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Found 8 results

  1. Hi everyone, With the summer months coming up, I thought that now might be a good time to have a go at commencing a long term project- modelling a 1:72 Lancaster and doing it justice. The aim is to model ED412 (EM-Q) of 207 squadron as it was prior to its final mission- piloted by Pilot Officer Horace Badge (at the age of 20). Having grown up with a picture of "uncle Horace" on the fireplace, my dad started researching our family's history and came across a number of records online which revealed a few details about the final mission and his earlier service career. Unfortunately the Badge crew were lost on the 13th of July 1943 (more information about the events of that mission can be found here). More recently I have started looking for associated documents and in recent years it seems that a great deal more documentation has become available, including: -Air movement form 78 (link), showing the various movements of the aircraft between squadrons and maintenance units -I haven't yet searched through the accident record cards (link) or the loss cards (link) but I suspect one of them will relate to ED412 -The payload of the aircraft on its final mission: a 4000lbs "Cookie" and 204 (Edit: 240) incendiary bombs (link) ("More than 700 kilos of incendiary bombs"- Link) -The aircraft may have been fitted with a "GEE" radio navigation system (link) From these documents I can ascertain that this particular Lancaster was: -Assigned the code "EM-Q" and was flown by 207 Squadron from RAF Langar -A Mk1 Lancaster with Merlin XX engines -Carried a "Cookie" and incendiary bombs as its final payload -------------------------------- So, the questions that I'd appreciate some help with: *(Green + bold = information added from replies below) 1: Roundel/code colours With the "EM-Q" code on the side of the fuselage, would this be red or grey? And what type of roundels would have been used? (Example variations are illustrated on this site (link)) --> Red (potentially XX*X or X*XX; ED413 shows XX*X style on port side) --> C1 type roundels 2: Dispersal area With the dispersal areas at RAF Langar in 1943, would it be appropriate to model the aircraft on a typical "Frying pan" dispersal area? (for example: link) --> Yes 3: Paint colours When it comes to painting the camouflage, my go-to choice of paint is Vallejo Model Air- does anyone happen to know or have experience of the most appropriate colours to go for, for the brown and green tones? --> Complicated area, I'll look further into it --> Comprehensive information in replies below courtesy of @Casey 4: Photos of ED412 itself? One particular Swiss forum thread about ED412 (linked here) contains two pictures of Lancasters: Is there any way to ascertain whether these photos do indeed show ED412? 5: Modelling flaps down? When parked on the dispersal area, prior to engine start, would the Lancaster's flaps be extended or retracted? --> Flaps extended 6: To model an exposed engine or not? Presumably an engine's cowling would have been replaced way before any armament was loaded onto the aircraft? Part of me wants to add the visual interest of an exposed and detailed Merlin XX engine, yet I also appreciate that this might not be entirely realistic/representative. --> Unlikely but not impossible 7: Mission markings/nose art I am assuming, with no reference photos nor written evidence, that ED412 didn't display any nose art. However, would "mission markings/tallies" be expected on this particular Lancaster? --> Without sources, presence of bomb tallies is open to interpretation. Forum post (link here) suggests 8 missions of ED412 prior to loss. Edit: Additional information from replies below -ED412 same batch as Lancasters for 617sqn- Operation Chastise- would have had fuselage windows (corroborated here) -Likely needle-nosed propellors -Likely short nose blister --------------------------------------- It would be nice to complete this project around the 13th of July but naturally it will take as long as it takes to model this aircraft, as a tribute to great uncle Horace and the rest of his crew, and do it justice. Many thanks, and best wishes, Sam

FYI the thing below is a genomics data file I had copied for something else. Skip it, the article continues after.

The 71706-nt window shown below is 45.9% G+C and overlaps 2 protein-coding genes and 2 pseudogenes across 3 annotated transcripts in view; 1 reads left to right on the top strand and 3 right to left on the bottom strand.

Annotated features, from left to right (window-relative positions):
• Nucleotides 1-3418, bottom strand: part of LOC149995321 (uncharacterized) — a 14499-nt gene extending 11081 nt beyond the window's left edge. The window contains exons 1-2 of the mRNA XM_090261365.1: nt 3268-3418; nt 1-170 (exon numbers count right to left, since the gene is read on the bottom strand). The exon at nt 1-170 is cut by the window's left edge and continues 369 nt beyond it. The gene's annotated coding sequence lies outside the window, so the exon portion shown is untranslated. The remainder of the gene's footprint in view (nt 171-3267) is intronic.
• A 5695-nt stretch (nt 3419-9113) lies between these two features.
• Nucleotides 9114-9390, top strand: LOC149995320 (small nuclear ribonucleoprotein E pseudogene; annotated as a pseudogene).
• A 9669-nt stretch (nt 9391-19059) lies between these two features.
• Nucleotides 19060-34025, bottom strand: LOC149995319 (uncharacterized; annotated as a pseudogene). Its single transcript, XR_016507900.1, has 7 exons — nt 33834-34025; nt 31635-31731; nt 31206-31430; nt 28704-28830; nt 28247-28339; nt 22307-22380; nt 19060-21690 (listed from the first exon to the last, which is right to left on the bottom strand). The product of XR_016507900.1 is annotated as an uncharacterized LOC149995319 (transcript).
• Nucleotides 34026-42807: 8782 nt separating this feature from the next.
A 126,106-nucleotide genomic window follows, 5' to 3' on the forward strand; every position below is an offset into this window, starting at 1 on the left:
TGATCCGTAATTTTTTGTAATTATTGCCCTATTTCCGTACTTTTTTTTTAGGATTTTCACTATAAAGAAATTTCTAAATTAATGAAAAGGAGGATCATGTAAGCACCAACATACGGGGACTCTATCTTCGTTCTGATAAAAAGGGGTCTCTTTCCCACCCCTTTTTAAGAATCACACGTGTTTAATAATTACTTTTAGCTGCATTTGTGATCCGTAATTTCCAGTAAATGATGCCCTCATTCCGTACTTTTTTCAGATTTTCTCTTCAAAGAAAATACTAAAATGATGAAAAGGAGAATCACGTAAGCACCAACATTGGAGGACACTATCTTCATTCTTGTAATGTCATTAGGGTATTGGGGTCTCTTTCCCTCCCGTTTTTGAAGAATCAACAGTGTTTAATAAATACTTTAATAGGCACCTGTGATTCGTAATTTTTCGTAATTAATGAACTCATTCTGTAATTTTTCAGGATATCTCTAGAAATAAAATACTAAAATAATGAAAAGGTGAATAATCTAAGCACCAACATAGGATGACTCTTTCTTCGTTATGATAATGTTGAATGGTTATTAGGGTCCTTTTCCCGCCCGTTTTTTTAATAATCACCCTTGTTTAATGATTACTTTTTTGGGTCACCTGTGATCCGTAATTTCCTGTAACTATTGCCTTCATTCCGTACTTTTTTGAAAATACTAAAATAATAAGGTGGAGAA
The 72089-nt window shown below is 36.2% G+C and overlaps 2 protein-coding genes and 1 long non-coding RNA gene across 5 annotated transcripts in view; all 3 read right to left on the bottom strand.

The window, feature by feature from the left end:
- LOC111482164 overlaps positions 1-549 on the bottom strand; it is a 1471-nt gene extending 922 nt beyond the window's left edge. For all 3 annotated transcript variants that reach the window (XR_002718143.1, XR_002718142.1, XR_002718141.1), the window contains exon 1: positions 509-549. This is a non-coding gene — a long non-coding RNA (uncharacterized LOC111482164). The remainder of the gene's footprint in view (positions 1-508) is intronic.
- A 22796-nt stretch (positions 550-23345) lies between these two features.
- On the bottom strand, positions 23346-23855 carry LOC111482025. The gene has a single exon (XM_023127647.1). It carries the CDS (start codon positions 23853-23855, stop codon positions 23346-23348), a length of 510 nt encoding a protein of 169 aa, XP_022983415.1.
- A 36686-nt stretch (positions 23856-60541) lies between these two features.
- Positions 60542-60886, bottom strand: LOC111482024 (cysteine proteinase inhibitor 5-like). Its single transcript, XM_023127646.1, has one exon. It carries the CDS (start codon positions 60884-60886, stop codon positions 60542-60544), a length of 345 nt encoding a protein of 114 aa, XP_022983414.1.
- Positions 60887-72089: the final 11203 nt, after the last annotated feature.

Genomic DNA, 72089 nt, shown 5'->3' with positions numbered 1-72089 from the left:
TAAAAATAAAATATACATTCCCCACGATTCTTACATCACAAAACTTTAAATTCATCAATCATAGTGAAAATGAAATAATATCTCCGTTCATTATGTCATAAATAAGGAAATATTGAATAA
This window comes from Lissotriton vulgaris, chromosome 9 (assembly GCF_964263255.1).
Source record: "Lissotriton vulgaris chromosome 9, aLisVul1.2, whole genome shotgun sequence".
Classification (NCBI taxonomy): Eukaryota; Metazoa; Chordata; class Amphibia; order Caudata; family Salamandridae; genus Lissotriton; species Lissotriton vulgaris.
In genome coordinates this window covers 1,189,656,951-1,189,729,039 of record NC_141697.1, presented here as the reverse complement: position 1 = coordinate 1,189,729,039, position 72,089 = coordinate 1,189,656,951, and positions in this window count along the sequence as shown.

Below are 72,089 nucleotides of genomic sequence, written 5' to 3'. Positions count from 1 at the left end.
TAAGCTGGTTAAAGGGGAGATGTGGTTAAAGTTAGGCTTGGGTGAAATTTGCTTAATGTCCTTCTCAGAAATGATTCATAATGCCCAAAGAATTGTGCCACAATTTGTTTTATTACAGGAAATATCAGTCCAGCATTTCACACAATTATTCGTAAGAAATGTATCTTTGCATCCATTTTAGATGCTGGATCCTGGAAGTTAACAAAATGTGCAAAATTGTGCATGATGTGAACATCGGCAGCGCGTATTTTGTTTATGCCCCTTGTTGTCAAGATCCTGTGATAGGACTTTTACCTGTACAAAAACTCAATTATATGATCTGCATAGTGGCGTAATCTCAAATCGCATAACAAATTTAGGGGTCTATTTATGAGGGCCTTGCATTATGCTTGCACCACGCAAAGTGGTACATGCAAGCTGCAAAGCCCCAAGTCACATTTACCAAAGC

2. Hello everyone... Well where to start ? This is my first StuG that I will complete, I attempted a build 25 years or so ago. That stalled as I wanted to convert it to a late Saukopf variant, but my skills and lack of aftermarket meant it was doomed to failure. My second Takom kit and from inside the box it all looks good. Followed by the obligatory box top and sprue shots. I also have a sheet from back then of Tamiya Panzer unit decals so should theoretically be able to build from any unit anywhere. Though Im currently angling for Eastern front either Kursk or winter so I can white wash it ? Please feel free to ask questions, post comments or add thoughts. Dennis Please feel free to post links to camouflage and photos. Adding Longbow’s link for reference. https://youtu.be/rhvEKoMhVLM
  3. Hello, friends! While the clear coat drying on my Hind E, I decided to start a new - and very unusual for me - build. I choose this kit just because I like the shapes of that tank! Also, my wife asked me to build something not aircraft-related and I got this box during the pre-sale from ARMA-MODELS.RU with some additional features: the brass barrels, brass wire, photo etched set, two paint jars (4BO and Whitewash), antennae, an air horn and the Fido (Sharik). So, here is the box: A lot of the stuff inside: The Runner A: The Runner B: The Runners C, D and G (ah, I noticed some ejector pin marks on the tracks): The Runner F: An instruction sheet, the color call-out and the Runner E with a clear parts along with the decals and wire: And finally, some additional aftermarket upgrades: I think I need to start from cutting the tracks off the sprues, so that’s all for today!